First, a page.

Holocaust Denial and Free Speech: The European Union Debate

Reference: European Union at the United Nations

Brussels, 20 March 2006: Racism and holocaust denial debated at EU Parliamentary hearing

Racism and holocaust denial were at the centre of a hearing Monday in the European Parliament. The German Presidency of the EU has made the fight against racism a priority and has pledged to revive a stalled European “Framework Decision” on racism and xenophobia. One of the Presidency’s proposals is to make denial of the Jewish holocaust a crime – a move that has prompted a fierce debate.

According to the latest figures by the EU’s fundamental rights agency, racist acts went up between 20% and 45% last year depending on the country. At present all EU members have legislation outlawing racist conduct or incitement to racial hatred. However, the scope varies from country to country and a recent “Eurobarometer” survey indicated that 4 out of 10 Europeans were unaware such legislation even existed.

The lack of a uniform definition of racism is troubling to some. French Socialist Martine Roure, the rapporteur on the issue, said a “common definition of racist and xenophobic behaviour” is urgently needed. This would make it easier to prosecute offences and measure how often they occur.

Holocaust denial: a crime or hurtful freedom of speech?

The German Presidency is clear that they would like to see denial of the Jewish holocaust made a criminal offence. At present the proposed framework decision doesn’t go that far (it would not outlaw Swastikas for example). Last month the UN passed a resolution rejecting any denial of the Holocaust.

Some EU states already have laws making either denial of the holocaust or the showing of Nazi regalia a crime. In Austria last year right wing British historian David Irving was released from jail after serving part of a sentence for denying the holocaust took place.

The issue has real potency as it will impact just how the historical debate but also how national governments deal with neo-Nazi movements. These organisations target not just Jews but any minority group they deem somehow “foreign”.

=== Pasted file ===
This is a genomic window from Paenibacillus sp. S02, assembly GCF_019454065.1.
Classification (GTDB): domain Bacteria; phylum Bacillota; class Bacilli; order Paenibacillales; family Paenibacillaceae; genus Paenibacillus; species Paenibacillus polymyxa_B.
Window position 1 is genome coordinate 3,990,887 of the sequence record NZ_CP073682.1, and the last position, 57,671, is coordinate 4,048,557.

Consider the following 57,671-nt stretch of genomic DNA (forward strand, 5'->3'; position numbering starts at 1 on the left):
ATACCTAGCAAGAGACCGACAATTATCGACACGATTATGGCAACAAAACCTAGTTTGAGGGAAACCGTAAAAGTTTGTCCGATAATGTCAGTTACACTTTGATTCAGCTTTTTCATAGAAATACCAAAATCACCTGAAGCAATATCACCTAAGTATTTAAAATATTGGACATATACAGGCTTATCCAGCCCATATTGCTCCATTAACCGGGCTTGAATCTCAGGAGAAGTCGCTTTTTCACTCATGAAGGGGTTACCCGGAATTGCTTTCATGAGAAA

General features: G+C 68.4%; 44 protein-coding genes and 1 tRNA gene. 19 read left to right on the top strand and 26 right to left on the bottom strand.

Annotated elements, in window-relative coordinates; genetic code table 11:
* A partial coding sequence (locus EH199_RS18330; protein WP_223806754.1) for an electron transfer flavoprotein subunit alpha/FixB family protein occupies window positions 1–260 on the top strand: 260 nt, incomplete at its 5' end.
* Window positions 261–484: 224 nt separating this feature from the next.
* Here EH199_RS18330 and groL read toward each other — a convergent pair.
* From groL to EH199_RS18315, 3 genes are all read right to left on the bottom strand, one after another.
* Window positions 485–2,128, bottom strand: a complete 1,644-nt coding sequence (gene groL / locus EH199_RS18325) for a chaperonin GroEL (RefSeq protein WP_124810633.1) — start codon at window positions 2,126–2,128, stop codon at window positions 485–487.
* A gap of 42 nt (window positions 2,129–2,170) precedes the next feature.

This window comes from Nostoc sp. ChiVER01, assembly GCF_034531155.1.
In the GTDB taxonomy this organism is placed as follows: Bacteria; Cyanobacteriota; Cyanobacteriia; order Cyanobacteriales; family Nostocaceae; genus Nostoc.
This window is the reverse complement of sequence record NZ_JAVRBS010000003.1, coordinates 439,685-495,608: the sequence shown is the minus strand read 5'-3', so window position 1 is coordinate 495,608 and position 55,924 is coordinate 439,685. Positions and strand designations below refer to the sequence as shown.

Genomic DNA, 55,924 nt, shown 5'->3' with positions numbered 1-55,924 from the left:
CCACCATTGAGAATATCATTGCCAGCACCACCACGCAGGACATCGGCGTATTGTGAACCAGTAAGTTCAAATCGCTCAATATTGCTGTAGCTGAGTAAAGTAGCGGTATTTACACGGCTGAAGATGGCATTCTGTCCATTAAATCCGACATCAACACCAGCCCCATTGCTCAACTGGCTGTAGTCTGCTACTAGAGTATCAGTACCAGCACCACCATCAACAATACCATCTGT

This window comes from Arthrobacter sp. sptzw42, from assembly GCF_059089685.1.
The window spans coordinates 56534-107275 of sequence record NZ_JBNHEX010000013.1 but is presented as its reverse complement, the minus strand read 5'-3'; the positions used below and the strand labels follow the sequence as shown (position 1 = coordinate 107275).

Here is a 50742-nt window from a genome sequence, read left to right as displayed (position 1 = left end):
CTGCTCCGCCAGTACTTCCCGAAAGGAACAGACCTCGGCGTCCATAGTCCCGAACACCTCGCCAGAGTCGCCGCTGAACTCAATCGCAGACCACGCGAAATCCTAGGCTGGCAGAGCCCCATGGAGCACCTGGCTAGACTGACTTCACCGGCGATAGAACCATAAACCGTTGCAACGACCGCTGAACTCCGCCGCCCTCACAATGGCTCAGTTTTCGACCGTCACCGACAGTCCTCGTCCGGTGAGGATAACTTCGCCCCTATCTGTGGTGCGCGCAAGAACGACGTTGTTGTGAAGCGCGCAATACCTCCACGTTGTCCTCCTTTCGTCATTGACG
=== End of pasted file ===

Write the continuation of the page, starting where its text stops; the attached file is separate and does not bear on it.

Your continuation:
Martine Roure favours making holocaust denial a crime although at the hearing Stavros Lambrinidis MEP disputed this saying; “I wonder if sending some people to jail for their words would have saved us from the holocaust.”

The European Parliament had a taste of the debate close to home recently when controversial Polish MEP Maciej Giertych published a history booklet that was denounced as anti-Semitic and xenophobic. This led to Parliament’s President delivering a public rebuke to Mr Giertych in the Chamber.

Framework Decision stalled since 2005

The Framework Decision was first proposed in 2001 and aims to ensure that all racist and xenophobic acts are punished. In its original form it envisaged the extradition and surrender of those suspected of such acts. It also aims to encourage judicial cooperation across the EU. The text of the Decision has been frozen in the Council of Ministers since 2005.

The European Agency for Fundamental Rights was founded in Vienna at the start of this month. It takes over from the racism monitoring centre that had existed before. Its role is to monitor and combat racism, xenophobia and anti-Semitism and other related acts. It supports the introduction of the Framework Decision.

March 21 marks “International Day for the Elimination of Racial Discrimination” in honour of the Sharpeville massacre of black South Africans by the Apartheid government in 1960.